Vaginal postoperative care of postmenopausal women not currently using systemic or topical hormone therapy, may include small amounts of estrogen cream, 0.5-1 g intravaginally at night to increase the rate of re-epithelialization of the vaginal tissue and decrease the risk of vaginal scars.

The frequency of postoperative cytologic testing should be correlated to the disease detected at the time of excisional procedures. Consensus guidelines for the management of abnormal cervical cancer screening and cancer precursors were updated in 2012 and published in 2013 in the Journal of Lower Genital Tract Disease. [24]






Postoperative patient instructions may vary from one provider to another and may also change in accordance with additional patient medical conditions. General postoperative instructions include (1) pelvic rest (ie, no tampons, douching, or intercourse) until the scheduled postoperative follow-up examination; (2) light activity for 3-5 days postoperatively, especially no heavy lifting or excessive strenuous activities; and (3) instructions to call if a foul vaginal discharge, pelvic pain, fever, or excess bleeding develops for 2-4 weeks.

Consensus guidelines developed in 2012 by the American Society for Colposcopy and Cervical Pathology (ASCCP) include the following [24] :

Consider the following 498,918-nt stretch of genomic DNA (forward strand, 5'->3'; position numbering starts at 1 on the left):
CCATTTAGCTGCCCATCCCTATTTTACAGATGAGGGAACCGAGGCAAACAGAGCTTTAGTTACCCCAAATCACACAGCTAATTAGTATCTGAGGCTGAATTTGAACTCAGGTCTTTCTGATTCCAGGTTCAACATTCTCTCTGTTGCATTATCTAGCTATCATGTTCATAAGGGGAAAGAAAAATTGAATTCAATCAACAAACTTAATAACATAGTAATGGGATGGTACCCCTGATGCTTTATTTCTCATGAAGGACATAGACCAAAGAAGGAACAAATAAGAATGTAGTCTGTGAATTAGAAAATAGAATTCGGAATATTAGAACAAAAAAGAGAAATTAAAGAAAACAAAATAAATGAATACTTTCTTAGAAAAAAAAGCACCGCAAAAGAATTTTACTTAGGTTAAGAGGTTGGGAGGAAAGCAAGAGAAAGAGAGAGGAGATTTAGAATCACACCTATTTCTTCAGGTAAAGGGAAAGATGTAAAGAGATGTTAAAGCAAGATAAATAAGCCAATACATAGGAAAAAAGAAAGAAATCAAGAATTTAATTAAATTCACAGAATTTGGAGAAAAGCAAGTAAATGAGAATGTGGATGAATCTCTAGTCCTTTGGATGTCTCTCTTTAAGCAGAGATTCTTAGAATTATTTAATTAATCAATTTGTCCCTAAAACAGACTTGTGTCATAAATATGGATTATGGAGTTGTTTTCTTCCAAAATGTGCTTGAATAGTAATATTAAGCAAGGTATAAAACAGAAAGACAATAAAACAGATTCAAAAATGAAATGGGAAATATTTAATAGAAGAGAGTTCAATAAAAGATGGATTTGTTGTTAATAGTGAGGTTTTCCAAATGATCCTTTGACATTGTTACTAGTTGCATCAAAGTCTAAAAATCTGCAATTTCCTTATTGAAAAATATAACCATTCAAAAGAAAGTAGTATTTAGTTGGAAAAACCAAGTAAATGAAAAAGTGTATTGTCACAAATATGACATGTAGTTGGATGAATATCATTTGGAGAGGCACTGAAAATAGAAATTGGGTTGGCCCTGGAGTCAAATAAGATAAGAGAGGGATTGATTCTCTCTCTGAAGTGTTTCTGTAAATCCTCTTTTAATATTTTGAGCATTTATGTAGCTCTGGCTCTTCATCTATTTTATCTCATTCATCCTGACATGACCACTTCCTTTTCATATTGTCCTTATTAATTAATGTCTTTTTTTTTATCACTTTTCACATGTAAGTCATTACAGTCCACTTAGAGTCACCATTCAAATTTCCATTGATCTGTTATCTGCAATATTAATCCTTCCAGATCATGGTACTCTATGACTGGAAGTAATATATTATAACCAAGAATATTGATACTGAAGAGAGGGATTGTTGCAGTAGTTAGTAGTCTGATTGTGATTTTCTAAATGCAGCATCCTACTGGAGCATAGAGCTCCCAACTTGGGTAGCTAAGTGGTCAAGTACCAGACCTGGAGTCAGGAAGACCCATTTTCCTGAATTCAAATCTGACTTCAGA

CIN grade 1

Cervical intraepithelial neoplasia (CIN) 1 lesions are heterogeneous; most are associated with the presence of high risk types of human papillomavirus (HPV). Others are heterogeneous with respect to markers of neoplasia. CIN 1 rarely progresses to CIN 2 or 3. The risk of having an undetected higher-grade lesion is greater if the biopsy diagnosis of CIN 1 was preceded by cytology showing high grade squamous intraepithelial lesions (HSIL); atypical squamous cells, cannot exclude HSIL (ASC-H); or atypical glandular cells (AGC).

Co-testing at 1 year is recommended; if both cytology and HPV tests are negative, then testing in 3 years is appropriate—using cytology if the patient is younger than 30 years or co-testing if older than 30 years. At that time, if testing is negative, the patient is returned to routine screening for her age. If any testing result is abnormal, then colposcopy is recommended.

When CIN 1 persists for at least 2 years, either continued follow-up or treatment is acceptable. If treatment is selected, then a colposcopy is performed and if adequate, an ablative or excisional procedure is acceptable. A diagnostic excisional procedure is needed if the colposcopy is inadequate, if the endocervical sampling reveals CIN 2 or higher (or ungraded CIN), or if the patient has been previously treated.